New York Times
October 5, 2004
President Bush's national security adviser, on Sunday defended the decision to go to war against Saddam Hussein even while intelligence analysts disputed an important piece of evidence behind a rationale for the war, namely, that Iraq was rebuilding its nuclear weapons program.
"Whatever the case there," Ms. Rice said on the ABC News program "This Week" with George Stephanopoulos, referring to a debate in 2002 over whether Iraq's efforts to acquire aluminum tubes were related to nuclear weapons, "I stand by the decision to go to war against Saddam Hussein and remove this threat to American security."
Ms. Rice also said she was aware of the dispute in September 2002, when she said in a television interview that the tubes "are only really suited for nuclear weapons programs." But, she said Sunday, it was not until after that television appearance that she learned "the nature of the dispute."
The Central Intelligence Agency said it believed that the tubes were intended for centrifuges used to enrich uranium, an important step in building a bomb. But the Energy Department said it believed that the tubes were more likely intended for rockets.
The difference is important: it would be more troubling if Iraq was rebuilding its nuclear weapons program than if it was acquiring small artillery rockets. The "principal part" of the C.I.A.'s conclusion in 2002 that Iraq was rebuilding its nuclear weapons program was its efforts to acquire tubes, a report by the Senate Intelligence Committee found this summer.
Ms. Rice was reacting to an article in The New York Times on Sunday about the debate. The article said she had been aware before her remarks in 2002 that government experts differed over whether the tubes were intended for nuclear weapons but that she knew that the nuclear theory was strongly backed at the highest level of the intelligence agencies. The article also said experts on her staff, though not Ms. Rice herself, had been told months earlier that Energy Department scientists believed that the tubes were more likely for rockets.
On Sunday, Ms. Rice said of the tubes, "People are still debating this." The Iraq Survey Group, which searched for illicit weapons after Mr. Hussein's fall, told the C.I.A. and Congress that it had found no indications that the tubes were for nuclear weapon development or that Iraq had resumed its weapons program. C.I.A. officials say they still view the tubes as an open question.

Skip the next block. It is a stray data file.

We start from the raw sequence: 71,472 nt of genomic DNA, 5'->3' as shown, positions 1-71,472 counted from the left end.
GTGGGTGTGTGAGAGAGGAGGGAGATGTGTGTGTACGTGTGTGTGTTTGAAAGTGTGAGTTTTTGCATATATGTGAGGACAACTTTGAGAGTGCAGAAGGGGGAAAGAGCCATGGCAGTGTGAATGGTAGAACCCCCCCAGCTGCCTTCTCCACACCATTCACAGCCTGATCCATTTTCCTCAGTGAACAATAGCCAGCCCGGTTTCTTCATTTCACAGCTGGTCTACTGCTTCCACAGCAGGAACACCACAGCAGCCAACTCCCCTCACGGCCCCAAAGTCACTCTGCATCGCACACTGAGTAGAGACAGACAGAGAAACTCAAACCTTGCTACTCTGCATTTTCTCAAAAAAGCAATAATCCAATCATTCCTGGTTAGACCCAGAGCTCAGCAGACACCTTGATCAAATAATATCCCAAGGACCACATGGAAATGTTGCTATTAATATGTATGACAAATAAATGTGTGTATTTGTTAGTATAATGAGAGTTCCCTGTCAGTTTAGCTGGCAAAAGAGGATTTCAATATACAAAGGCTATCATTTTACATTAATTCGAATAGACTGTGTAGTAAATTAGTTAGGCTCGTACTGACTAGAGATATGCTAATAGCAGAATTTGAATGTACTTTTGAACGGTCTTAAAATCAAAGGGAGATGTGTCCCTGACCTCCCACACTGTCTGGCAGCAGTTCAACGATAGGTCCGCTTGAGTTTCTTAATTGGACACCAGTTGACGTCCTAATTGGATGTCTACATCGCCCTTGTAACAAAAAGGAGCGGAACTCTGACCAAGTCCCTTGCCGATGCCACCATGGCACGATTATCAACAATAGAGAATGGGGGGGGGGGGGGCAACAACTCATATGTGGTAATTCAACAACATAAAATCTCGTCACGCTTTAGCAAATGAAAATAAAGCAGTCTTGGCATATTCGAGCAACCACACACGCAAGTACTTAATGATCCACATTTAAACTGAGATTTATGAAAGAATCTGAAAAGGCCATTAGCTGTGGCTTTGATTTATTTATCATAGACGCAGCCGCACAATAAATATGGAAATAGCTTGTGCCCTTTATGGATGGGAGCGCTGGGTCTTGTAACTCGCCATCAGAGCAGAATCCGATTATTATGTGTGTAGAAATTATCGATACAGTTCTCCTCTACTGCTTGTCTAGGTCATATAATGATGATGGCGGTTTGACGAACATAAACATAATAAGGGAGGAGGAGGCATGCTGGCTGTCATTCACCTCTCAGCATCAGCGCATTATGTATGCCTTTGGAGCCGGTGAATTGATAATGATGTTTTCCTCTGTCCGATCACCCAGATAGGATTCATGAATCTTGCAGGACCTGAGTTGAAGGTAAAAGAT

By October 2002, intelligence agencies as a whole, including the Energy Department though not the State Department's intelligence arm, agreed that Iraq was resuming its nuclear arms program. That consensus was contained in a then-classified National Intelligence Estimate.
Ms. Rice said the 2002 estimate of nuclear renewal was an assessment "that cannot be ignored." So, she said "a policy maker cannot afford to be wrong on the short side, underestimating the ability of a tyrant like Saddam Hussein."
Members of Ms. Rice's staff told intelligence officials in January 2003 that the case that Iraq had revived its nuclear ambitions "was weak," according to the Senate Intelligence Committee report.
Ms. Rice also defended her 2002 remarks and the decision to go to war on NBC's "Weekend Today" and CNN's "Late Edition with Wolf Blitzer." In both interviews, Ms. Rice said the "intelligence community as a whole" had backed the theory that the tubes were nuclear related.
On CNN, she said George J. Tenet, the director of central intelligence at the time, and "the intelligence community as a whole believed that these were for centrifuge parts."
The October 2002 intelligence estimate said "most agencies" had made an assessment that the attempt to acquire tubes was "compelling evidence" of a nuclear weapons effort. But the Senate Intelligence Committee reported that there was an even split during the Sept. 25, 2002, meeting meant to come up with a coordinated estimate. The Senate report said the Defense Intelligence Agency sided with the C.I.A., while the State Department's intelligence arm backed the Energy Department's judgment that the tubes were probably not nuclear related.
The Senate panel, in a unanimous report and after a one-year inquiry, said the State and Energy departments were correct in 2002.
Ms. Rice's spokesman, Sean McCormack, said her remarks on CNN and ABC resulted from conversations with Mr. Tenet, who is now retired. He said in a statement that he shared "alternate views" about the tubes with the administration after he learned of the debate in September 2002.